Infrastructure company Sterlite Power Ltd and global investment manager AMP Capital announced they have joined hands to set up four power transmission projects in India with a total capital outlay of $1 bn. Under the equal partnership, the two companies will invest an initial amount of around $150 mn each and have put in place debt financing too. The power transmission projects will have a circuit length of 1,800 km of transmission lines across India.

Electricity Trade

Average spot power price at the IEX fell 3 percent year-on-year to ₹2.83/kWh in December 2020, compared to the year-ago month. With trading of 5,606 million kWh of electricity, the volume in the day-ahead market rose 29 percent on a year-on-year (y-o-y) basis. This consequently led to an attractive average market clearing price of ₹2.83/kWh which saw a 3 percent y-o-y decline. The ‘One Nation-One Price’ prevailed for 31 days during the month. The inter-state congestion for the remaining days was on account of import of power to southern states. The term-ahead market comprising intra-day, contingency, daily and weekly contracts traded 436 million kWh volume during December 2020. According to the data published by the National Load Dispatch Centre, the national peak demand in December 2020 saw a 7 percent y-o-y increase while the energy consumption registered 5 percent y-o-y growth. On 30 December, when peak demand touched 182.9 GW, IEX electricity markets contributed to a significant 6.9 percent of the peak demand met.

Regulation and Governance

The Government has promulgated rules for rights of electricity consumers which provide for penalties up to ₹100,000 on distribution companies for gratuitous load shedding and delay in grant of new connection or addressing a faulty meter. Distribution Companies across the country are monopolies – whether government or private – and the consumer has no alternative. The key areas are covered in the Electricity (Rights of consumers) Rules are release of new connection and modification in existing connection, metering arrangement, billing and payment, disconnection and reconnection, reliability of supply and compensation mechanism.

The Government approved ₹67 bn scheme for power system improvement in North East Region. The move aims at economic development of North Eastern Region through strengthening of intra – state transmission and distribution systems. The scheme is being implemented through Power Grid Corp in association with six beneficiary North Eastern states namely, Assam, Manipur, Meghalaya, Mizoram, Nagaland, and Tripura and is targeted to be commissioned by December 2021. After commissioning, the project will be owned and maintained by the respective North Eastern state utilities. Implementation of this scheme will create reliable power grid and improve north eastern states’ connectivity to the upcoming load centers, and extend the benefits of the grid connected power to all categories of consumers beneficiaries in the region. The scheme was initially approved in December 2014 as a central sector plan scheme and is being funded with the assistance of World Bank fund and through the budget support of Ministry of Power on 50:50 basis.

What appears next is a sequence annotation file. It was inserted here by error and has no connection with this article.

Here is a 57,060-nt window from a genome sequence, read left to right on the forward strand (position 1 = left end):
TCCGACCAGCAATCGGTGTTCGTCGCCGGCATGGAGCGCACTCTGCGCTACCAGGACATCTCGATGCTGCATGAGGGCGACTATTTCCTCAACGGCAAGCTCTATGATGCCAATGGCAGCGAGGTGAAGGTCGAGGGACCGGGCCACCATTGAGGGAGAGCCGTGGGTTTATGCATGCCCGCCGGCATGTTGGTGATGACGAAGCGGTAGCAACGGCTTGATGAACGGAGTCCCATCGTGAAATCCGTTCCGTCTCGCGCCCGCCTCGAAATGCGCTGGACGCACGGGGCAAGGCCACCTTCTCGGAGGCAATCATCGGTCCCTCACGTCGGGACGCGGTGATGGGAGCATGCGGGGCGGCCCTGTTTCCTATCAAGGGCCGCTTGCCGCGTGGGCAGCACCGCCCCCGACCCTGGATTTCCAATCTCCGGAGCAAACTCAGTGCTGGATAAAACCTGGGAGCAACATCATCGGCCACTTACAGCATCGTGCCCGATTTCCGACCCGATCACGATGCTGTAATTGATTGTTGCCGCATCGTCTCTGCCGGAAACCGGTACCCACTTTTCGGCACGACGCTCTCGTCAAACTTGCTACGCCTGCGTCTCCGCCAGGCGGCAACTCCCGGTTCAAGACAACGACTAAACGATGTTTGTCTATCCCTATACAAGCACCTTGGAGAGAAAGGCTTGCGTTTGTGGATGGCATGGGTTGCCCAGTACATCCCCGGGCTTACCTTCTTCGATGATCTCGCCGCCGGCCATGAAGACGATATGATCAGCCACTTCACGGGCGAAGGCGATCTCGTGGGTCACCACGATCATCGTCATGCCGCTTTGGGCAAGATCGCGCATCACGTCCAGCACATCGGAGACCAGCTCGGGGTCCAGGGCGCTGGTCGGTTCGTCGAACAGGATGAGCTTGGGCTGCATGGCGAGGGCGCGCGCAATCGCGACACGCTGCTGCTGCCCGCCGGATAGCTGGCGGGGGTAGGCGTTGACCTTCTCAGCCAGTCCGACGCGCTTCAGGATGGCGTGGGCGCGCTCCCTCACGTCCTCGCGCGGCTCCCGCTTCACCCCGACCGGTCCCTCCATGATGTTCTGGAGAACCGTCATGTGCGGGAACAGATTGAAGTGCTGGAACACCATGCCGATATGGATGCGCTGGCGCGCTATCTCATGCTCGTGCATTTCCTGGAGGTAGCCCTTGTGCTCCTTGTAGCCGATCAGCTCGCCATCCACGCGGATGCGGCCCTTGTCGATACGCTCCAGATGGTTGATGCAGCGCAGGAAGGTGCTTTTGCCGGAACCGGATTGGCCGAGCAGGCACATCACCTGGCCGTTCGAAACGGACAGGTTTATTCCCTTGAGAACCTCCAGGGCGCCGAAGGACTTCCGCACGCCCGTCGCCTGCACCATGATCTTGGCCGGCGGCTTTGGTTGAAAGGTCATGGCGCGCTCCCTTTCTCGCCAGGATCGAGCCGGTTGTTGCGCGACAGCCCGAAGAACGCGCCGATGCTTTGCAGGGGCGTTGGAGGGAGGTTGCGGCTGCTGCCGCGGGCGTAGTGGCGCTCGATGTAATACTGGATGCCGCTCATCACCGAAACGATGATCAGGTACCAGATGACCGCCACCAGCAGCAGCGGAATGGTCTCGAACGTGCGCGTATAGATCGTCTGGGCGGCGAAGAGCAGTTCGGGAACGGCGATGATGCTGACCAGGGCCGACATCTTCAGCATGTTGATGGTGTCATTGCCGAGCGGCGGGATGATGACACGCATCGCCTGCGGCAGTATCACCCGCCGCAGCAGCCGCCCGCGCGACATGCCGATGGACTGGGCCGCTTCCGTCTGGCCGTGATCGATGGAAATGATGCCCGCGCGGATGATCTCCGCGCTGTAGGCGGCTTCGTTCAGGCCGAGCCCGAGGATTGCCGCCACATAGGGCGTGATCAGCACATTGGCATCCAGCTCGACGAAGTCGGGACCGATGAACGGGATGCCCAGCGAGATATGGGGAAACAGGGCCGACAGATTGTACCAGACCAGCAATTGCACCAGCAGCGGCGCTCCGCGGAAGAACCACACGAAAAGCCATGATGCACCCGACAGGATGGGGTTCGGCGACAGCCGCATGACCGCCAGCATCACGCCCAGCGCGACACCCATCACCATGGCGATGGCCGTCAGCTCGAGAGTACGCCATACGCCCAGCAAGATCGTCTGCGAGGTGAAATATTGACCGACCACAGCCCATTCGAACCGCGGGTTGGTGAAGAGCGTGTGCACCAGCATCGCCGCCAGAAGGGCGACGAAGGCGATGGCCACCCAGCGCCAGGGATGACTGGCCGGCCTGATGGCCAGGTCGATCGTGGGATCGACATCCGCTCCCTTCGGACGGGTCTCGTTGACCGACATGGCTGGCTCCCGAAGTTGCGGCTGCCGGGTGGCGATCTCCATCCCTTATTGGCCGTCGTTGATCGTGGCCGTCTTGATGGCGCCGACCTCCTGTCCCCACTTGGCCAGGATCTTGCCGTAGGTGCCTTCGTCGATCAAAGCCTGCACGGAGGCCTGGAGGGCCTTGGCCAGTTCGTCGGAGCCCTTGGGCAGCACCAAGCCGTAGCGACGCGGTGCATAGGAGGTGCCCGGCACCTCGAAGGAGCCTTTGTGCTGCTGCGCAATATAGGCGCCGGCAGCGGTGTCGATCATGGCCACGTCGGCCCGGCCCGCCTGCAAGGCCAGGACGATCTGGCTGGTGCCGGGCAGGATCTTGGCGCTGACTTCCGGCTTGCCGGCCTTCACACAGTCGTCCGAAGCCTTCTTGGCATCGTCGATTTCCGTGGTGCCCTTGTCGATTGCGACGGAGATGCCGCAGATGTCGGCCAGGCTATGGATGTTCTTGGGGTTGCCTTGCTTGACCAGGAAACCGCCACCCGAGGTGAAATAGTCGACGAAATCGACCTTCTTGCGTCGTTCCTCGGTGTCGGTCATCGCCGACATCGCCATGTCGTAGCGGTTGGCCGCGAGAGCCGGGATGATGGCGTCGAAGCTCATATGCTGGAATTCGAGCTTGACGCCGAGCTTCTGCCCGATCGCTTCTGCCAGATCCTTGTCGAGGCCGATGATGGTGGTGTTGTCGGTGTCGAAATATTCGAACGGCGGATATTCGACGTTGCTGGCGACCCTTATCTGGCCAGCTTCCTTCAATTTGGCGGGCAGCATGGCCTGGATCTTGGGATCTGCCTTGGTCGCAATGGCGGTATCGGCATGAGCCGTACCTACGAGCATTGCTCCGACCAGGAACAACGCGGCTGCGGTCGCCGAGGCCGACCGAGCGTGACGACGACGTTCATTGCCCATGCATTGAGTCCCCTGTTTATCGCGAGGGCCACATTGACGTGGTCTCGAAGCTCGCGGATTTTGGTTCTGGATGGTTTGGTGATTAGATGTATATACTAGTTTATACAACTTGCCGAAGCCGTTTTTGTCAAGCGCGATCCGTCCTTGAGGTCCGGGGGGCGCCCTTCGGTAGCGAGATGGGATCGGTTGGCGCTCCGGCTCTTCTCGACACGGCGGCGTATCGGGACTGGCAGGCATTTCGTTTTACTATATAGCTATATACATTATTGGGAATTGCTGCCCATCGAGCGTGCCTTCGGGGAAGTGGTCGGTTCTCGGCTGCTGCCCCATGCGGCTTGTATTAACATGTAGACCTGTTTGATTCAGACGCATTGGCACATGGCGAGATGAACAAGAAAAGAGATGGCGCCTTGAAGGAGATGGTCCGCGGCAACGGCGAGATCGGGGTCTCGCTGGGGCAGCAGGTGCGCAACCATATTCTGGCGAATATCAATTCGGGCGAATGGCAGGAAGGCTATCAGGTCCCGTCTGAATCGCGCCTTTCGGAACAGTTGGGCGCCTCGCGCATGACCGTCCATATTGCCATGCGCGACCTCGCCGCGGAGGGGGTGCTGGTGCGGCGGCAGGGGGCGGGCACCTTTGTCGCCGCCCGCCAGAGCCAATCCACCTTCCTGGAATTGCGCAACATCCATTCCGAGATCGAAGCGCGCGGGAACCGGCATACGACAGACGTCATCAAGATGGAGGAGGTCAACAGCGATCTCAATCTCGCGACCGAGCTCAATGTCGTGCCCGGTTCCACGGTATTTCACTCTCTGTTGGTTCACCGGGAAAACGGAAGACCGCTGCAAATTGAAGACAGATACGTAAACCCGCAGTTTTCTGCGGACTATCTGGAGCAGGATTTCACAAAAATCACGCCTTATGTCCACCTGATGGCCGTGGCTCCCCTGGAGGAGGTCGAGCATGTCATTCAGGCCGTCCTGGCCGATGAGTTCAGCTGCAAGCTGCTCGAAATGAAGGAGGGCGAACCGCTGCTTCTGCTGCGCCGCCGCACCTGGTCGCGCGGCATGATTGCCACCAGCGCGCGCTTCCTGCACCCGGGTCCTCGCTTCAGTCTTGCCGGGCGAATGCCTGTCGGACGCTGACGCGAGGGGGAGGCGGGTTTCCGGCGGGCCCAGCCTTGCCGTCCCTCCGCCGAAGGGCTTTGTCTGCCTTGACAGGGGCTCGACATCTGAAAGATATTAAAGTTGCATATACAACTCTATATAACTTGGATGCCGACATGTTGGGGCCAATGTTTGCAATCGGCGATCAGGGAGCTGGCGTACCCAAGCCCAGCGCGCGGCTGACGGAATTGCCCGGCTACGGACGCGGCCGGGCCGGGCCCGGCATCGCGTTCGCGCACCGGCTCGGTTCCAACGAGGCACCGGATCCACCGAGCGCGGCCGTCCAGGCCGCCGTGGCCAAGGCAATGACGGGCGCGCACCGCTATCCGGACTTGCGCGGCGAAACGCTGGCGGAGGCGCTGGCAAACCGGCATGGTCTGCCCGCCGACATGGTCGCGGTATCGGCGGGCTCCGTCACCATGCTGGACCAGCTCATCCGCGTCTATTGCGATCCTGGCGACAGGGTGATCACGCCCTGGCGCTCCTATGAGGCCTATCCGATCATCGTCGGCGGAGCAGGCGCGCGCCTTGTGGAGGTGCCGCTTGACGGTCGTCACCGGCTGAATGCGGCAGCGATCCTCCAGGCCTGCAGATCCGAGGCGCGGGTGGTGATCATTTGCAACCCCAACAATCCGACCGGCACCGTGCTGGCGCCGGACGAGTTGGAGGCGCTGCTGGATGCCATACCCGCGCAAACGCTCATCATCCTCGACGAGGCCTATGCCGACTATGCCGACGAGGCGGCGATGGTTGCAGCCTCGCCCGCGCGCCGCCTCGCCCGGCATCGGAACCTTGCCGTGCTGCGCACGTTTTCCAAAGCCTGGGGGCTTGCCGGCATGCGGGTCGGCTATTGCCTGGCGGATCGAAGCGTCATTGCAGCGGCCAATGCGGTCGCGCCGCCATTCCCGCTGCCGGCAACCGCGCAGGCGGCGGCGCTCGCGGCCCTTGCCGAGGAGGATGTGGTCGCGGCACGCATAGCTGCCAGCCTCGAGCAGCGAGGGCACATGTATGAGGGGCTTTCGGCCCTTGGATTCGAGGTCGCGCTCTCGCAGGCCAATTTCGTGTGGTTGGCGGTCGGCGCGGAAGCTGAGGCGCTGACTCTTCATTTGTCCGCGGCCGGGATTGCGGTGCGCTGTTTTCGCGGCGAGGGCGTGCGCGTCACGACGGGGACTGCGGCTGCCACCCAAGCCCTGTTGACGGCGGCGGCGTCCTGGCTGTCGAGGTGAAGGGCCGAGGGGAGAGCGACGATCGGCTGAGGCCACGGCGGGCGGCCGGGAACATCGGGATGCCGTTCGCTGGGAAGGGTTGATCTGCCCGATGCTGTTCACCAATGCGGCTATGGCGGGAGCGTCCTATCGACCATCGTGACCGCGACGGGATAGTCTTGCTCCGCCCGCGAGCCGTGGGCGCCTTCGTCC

As part of the Centre’s plan to set up power gear production zones in the country, the Madhya Pradesh Industrial Development Corp (MPIDC), Indore, has proposed 300 acre in Ratlam to set up the facility. The MPIDC office has sent a proposal to the head office proposing to offer 300 acre in an industrial belt at Ratlam to develop the proposed manufacturing zone for clean power equipment under ministry of power and renewable energy. The ministry has planned to set up three manufacturing zones — one each in a landlocked state, a coastal state and a hill state. Aimed at curtailing imports of power equipment, the locations for the proposed power gear production zones will be selected amongst states offering competitive rates for power, land and manufacturing incentives while the Centre has proposed to offer ₹5 bn each as assistance for establishing common facilities. Indore office has urged to submit the plan to the ministry with a competitive proposal on land rates, power charges and industry promotion incentives.

Rest of the World

Asia Pacific

Japan’s utilities called on the public to save power as electricity generators resorted to using fuel oil, instead of coal, to meet surging demand for heating with frigid temperatures gripping much of the country. Power prices again jumped to record highs above 200 yen ($1.92)/kWh highlighting a crunch not seen since the aftermath of the Fukushima nuclear crisis, as providers scrambled to source supplies. Japan’s utilities federation issued a statement urging users to save power as its members squeeze as much capacity as they can out of generation units and asked industrial users to help supply the grid. The government also urged the public to conserve energy. Japan’s benchmark power price hit a record high of 222.30 yen/kWh with temperatures fell below zero in parts of the country, including Tokyo in recent days.